Being a relative or friend of a homicide victim, or a witness of a homicide, is a traumatic event. You may be experiencing a range of emotional and physical reactions. Victim Support is here to help you.
Please call us on 0800 842 846 and ask to speak with a Service co-ordinator who will assist you.
You may have some practical questions about the first days and weeks after a homicide. Below are some frequently asked questions, followed by our Homicide Support Group newsletters
You may also want to read our Crisis and Trauma Fact Sheet.
Unlike other sudden death when victims can grieve privately, homicide victims have little choice but to share their loss publicly. Read more on Coping with Media Attention after a Homicide (pdf document |480kb)
It can be difficult to accept, but the body may have to remain at the scene for some time until a full forensic investigation takes place. It’s important that all relevant evidence is collected to improve the chances of an arrest and conviction. When all the forensic evidence has been gathered, the body will be taken by a funeral director to the mortuary (located at the hospital). This is organised by the Police and there is no cost to you. When the body is released, the family / whānau may ask to view it. This can be organised through the funeral director and the Police. You may need to be prepared for a shock, especially where the victim has severe injuries or disfigurement.
Yes. When the body has been released by the coroner you may have your loved one taken to a location of your choice where you can be with them if you wish.
Yes, but only after the Police has completed gathering forensic evidence and the site is no longer a crime scene.
A post-mortem (also known as an autopsy) is the examination of a body after death. Post-mortems are carried out by pathologists. These are doctors who specialise in the diagnosis and identification of the cause of death. Forensic evidence will be gathered (such as hair and DNA samples) which may help the Police identify a suspect.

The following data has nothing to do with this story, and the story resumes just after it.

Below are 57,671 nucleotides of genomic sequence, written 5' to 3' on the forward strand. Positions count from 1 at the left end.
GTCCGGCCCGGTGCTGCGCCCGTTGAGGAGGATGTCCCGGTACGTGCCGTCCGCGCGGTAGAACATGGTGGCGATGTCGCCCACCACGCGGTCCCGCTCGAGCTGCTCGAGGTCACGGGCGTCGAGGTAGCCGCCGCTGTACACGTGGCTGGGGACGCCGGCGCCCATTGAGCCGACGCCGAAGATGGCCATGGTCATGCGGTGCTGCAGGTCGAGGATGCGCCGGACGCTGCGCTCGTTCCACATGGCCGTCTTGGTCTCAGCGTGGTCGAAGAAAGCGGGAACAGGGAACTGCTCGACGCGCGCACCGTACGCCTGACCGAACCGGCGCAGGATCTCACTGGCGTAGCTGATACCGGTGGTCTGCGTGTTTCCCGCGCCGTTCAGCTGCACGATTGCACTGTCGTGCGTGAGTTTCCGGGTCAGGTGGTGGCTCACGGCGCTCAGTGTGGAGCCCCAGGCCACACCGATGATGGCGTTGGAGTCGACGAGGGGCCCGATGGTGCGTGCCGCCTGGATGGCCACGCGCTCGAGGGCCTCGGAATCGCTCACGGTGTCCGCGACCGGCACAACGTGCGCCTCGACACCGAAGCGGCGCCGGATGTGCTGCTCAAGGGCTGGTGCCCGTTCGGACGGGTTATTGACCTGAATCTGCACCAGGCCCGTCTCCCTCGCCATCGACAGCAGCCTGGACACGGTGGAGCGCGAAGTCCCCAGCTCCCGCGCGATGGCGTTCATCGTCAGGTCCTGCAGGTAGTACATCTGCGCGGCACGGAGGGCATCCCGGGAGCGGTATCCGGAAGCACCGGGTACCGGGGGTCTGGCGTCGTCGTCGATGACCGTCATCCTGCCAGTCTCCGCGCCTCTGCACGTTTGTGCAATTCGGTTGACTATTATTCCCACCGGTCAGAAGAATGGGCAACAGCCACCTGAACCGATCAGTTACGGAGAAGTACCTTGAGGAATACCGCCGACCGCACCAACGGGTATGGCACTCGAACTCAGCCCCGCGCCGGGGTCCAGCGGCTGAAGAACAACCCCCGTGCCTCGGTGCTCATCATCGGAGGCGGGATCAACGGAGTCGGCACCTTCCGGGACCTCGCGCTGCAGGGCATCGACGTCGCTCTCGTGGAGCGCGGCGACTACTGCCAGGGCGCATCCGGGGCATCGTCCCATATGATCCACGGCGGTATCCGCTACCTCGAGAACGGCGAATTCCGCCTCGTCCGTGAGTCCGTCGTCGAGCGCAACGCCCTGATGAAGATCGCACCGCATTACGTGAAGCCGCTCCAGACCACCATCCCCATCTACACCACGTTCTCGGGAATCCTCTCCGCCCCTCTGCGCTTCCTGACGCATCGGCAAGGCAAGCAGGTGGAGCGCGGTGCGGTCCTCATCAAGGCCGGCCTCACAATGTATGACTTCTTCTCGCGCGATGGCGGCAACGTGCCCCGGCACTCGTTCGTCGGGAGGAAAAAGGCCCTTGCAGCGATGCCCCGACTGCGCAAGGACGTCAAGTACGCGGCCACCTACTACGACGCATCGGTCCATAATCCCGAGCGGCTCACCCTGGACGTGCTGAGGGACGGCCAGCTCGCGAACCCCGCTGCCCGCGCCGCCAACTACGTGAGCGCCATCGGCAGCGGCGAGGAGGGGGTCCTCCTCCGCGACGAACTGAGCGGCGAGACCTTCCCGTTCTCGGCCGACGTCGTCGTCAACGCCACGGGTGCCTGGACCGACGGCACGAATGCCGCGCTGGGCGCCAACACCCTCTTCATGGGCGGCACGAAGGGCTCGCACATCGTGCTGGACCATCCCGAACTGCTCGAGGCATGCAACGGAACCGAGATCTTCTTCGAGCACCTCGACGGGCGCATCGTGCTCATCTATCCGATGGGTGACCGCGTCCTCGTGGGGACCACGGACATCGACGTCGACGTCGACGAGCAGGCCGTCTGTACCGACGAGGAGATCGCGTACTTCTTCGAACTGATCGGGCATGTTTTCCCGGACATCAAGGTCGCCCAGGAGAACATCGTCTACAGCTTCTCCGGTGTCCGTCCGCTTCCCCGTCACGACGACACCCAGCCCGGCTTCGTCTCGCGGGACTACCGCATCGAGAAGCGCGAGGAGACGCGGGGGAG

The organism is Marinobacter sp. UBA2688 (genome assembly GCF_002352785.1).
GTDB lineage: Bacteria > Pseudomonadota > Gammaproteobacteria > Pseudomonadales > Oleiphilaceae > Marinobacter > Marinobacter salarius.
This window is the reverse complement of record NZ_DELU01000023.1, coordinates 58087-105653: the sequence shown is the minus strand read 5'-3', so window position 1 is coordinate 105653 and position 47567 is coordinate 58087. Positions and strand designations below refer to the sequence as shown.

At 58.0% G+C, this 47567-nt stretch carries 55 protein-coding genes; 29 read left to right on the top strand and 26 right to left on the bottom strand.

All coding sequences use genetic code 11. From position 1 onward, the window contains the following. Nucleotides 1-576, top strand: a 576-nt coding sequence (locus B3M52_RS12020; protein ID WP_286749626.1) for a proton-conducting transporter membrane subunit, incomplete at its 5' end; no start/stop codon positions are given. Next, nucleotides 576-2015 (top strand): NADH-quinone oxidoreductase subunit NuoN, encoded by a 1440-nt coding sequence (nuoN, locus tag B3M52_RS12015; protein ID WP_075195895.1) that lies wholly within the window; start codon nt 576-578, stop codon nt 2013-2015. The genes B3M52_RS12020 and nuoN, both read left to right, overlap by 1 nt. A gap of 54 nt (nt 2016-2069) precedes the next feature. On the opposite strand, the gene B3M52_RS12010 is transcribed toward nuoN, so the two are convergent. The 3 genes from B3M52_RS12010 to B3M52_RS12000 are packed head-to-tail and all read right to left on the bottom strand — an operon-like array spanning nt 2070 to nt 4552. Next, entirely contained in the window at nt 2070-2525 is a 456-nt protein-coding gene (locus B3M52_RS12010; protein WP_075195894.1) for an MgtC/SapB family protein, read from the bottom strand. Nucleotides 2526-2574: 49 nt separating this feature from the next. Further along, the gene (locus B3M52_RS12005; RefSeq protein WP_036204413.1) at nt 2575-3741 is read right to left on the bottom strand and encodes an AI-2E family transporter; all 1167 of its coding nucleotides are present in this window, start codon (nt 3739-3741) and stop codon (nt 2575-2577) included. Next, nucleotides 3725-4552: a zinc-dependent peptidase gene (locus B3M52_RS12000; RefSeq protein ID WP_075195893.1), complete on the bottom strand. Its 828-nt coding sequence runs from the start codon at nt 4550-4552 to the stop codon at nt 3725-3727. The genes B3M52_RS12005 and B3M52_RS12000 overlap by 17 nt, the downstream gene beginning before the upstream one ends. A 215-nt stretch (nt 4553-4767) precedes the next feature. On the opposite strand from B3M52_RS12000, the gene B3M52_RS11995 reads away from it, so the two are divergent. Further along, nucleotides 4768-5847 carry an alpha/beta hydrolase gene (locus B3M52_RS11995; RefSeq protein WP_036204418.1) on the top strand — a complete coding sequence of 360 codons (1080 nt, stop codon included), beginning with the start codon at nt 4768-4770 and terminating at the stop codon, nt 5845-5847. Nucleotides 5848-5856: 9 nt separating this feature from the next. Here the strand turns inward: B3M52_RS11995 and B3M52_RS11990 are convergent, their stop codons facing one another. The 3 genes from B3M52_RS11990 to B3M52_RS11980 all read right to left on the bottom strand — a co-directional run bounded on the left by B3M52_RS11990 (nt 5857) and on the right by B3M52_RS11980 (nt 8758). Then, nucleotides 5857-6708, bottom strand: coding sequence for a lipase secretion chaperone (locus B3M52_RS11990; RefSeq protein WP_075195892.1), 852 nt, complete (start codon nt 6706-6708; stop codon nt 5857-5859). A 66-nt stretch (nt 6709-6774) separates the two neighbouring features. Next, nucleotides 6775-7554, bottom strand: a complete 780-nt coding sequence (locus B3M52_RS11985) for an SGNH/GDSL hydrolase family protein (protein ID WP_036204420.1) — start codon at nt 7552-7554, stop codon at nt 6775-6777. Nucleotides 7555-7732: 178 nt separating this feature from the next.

No. A post-mortem must be carried out for every homicide.
Every effort is made to conduct the post-mortem quickly, and in most cases the coroner will authorise the release of the body after one day. In some cases where a more detailed examination is required it can take up to three days. Mortuary staff are mindful and sensitive to cultural issues arising from post-mortems, but there may be delays for practical reasons, such as the need to wait for bruising to appear which can take up to 12 hours.
The Police will appoint an Officer in Charge (OC) of the case. This person will keep you informed as the investigation progresses. You can also ask for support from a Victim Support worker who can help you with any questions and provide you with information.
If the family home is the scene of crime, family members may not be allowed to enter their home. This is so the Police can conduct the investigation and search for forensic information that will assist them in identifying a suspect. The Police will assist family members/survivors to safe accommodation, relocating them either to the home of relatives or friends, or to a local motel. Police will meet all expenses involved.
If the family home is the scene of crime, Victim Support will organise (and pay) for the house to be professionally cleaned. This will take place once all of the forensic evidence is gathered. If you wish to, you may have the house spiritually cleansed or blessed. There are a number of ways this can be arranged. A Victim Support worker can advise you.
The Police will return all items to you once all the forensic investigations are complete. However, in some cases items may need to be kept as evidence during the trial. These items will be returned to you (or destroyed at your request) after the hearing.
Yes. There are a number of grants available to assist survivors of homicide such as the ACC Funeral Grant and the ACC Survivors Grant. There are also emergency grants available to help assist with childcare payments, lost wages and counselling. A Victim Support worker can help you access these grants.
A trial will take place once the Police has identified a suspect and made an arrest, and the investigation is complete. This can take anywhere between months and (in some cases) years.
The Taken Trust provides a forum for people bereaved by homicide to share a public tribute to a loved one they have lost through murder/homicide at www.taken.life.
Taken provides a place for all those affected by homicide to come together, remember and celebrate the loved one that was taken. It is another extension of providing victim support. It also provides a place for people on those outer ripples to show their support for the families grieving and unite together as a community to work towards a better society. Taken helps provide awareness of the horrendous personal and ongoing cost of homicide in New Zealand to support positive change.
You can read Connections, our newsletter for family and friends impacted by homicide, here.
In this edition, in conjunction with Skylight, we talk about helping children impacted, and some of the resources available. We also discover equine therapy and meet Patricia from our homicide team.